We limited publication counts to original empirical studies, including dissertations and master's theses; review papers were omitted from these counts. Species for which intragroup coalitions by males or females were simply documented as an observation (but with no data analysis) in a published study or via personal communication with researchers were also deemed to be present (but uncommon) for a species if no additional published accounts were available. Information from multiple studies was typically combined to make this assignment. In most cases, a single study focused only on intrasexual coalition formation.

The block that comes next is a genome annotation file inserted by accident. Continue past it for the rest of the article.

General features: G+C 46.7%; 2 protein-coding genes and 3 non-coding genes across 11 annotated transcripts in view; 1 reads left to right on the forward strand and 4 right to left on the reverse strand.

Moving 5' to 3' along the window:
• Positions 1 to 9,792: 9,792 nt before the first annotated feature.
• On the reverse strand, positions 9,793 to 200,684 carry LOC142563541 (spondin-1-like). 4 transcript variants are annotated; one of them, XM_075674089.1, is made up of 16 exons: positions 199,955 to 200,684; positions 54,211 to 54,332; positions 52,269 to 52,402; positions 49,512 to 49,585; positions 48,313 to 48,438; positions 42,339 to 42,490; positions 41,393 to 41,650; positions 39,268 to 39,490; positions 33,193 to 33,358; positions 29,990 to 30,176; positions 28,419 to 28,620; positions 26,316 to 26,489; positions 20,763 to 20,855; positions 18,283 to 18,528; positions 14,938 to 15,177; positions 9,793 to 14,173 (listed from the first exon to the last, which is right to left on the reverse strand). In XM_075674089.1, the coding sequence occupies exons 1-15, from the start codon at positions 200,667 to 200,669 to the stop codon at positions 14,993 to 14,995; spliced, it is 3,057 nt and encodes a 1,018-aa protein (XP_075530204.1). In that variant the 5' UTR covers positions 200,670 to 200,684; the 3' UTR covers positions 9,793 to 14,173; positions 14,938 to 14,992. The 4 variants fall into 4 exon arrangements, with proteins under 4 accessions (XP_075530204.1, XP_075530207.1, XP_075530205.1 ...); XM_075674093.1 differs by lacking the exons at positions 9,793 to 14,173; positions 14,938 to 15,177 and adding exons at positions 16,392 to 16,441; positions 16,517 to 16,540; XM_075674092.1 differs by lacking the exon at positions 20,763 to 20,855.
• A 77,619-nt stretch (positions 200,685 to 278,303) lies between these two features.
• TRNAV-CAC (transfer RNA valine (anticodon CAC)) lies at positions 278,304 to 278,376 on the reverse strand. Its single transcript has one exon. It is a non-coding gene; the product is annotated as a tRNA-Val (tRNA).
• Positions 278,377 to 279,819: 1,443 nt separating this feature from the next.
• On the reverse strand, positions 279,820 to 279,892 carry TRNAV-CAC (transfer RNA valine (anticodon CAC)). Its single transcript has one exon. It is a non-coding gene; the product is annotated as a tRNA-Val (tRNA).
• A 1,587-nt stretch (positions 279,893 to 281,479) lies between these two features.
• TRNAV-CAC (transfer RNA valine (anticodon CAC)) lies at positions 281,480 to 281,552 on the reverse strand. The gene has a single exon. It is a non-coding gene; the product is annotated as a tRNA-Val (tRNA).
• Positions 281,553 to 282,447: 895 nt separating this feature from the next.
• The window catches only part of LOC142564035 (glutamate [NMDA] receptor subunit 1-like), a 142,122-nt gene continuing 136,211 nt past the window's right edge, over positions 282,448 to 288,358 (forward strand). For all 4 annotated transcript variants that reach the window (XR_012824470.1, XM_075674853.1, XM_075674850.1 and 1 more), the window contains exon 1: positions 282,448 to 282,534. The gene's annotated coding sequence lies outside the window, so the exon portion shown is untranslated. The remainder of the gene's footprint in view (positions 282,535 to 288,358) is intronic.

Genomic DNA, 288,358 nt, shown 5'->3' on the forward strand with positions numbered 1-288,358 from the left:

We used the two-step ratio [77] to assign sexual dimorphism using mean male and female body masses for each species (see electronic supplementary material, table S1 for references) [77]. Carnivores (i.e.. eat mostly meat), frugivores (i.e. eat mostly fruit) and gummivores (i.e. eat mostly gums and saps from trees) were scored as eating defensible food. Grazers, browsers, piscivores, omnivores, insectivores, herbivores and folivores (diet may also include fruits) were scored as eating non-defensible foods (see electronic supplementary material, table S1). We also described species based on patterns of philopatry (females only, males only, both sexes, or neither sex), adult integration of the sexes (mixed groups or sexually segregated) and presence of adults by sex (multiple males and/or females within groups; see electronic supplementary material, table S1 for references). A sample of 100 phylogenetic trees from VertLife.org [78] was downloaded to represent the evolutionary history of these species and its uncertainty.